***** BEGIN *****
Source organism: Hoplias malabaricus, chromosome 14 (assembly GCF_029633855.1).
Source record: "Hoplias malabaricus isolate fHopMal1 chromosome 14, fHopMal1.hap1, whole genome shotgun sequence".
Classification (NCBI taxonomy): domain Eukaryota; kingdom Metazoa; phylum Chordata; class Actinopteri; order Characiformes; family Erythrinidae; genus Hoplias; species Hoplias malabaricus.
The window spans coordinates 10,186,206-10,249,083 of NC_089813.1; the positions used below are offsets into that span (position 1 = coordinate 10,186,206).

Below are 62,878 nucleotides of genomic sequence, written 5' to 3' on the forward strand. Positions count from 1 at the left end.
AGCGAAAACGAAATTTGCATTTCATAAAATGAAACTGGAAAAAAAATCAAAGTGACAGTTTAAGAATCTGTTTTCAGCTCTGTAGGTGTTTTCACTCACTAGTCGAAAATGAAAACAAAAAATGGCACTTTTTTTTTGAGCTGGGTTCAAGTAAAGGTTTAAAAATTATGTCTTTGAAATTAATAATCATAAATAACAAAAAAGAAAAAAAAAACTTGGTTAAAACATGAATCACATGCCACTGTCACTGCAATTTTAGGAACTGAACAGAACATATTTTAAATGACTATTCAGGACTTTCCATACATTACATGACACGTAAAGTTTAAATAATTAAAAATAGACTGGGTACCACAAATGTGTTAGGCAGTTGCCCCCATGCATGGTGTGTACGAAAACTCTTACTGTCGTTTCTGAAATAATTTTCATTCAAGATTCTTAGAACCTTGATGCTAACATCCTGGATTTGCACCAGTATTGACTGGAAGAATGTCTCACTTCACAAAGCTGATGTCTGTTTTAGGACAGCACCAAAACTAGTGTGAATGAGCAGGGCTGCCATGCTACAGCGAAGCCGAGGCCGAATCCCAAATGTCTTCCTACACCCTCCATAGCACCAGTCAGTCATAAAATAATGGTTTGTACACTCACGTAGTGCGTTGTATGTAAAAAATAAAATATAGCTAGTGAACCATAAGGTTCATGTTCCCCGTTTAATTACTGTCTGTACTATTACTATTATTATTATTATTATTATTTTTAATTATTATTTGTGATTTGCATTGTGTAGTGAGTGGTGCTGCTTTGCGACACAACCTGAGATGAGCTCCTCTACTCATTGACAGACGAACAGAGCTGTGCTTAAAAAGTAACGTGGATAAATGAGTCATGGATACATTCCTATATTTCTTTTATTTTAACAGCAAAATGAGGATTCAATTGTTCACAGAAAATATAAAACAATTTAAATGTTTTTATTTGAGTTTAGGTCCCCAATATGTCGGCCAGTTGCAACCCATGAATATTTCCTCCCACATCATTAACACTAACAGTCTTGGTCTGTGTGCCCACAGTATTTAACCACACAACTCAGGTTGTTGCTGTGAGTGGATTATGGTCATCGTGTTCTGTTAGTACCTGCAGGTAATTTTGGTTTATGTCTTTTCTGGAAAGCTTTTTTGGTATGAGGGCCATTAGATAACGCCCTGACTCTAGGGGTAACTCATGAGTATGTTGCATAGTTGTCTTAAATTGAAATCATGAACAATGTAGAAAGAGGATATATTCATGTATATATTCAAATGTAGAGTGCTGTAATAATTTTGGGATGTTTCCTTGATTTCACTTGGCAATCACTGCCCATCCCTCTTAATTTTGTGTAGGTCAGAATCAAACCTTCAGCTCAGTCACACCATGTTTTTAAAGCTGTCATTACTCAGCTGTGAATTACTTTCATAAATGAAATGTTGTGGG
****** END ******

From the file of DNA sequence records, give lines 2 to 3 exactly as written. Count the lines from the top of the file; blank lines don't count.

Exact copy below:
Source record: "Hoplias malabaricus isolate fHopMal1 chromosome 14, fHopMal1.hap1, whole genome shotgun sequence".
Classification (NCBI taxonomy): domain Eukaryota; kingdom Metazoa; phylum Chordata; class Actinopteri; order Characiformes; family Erythrinidae; genus Hoplias; species Hoplias malabaricus.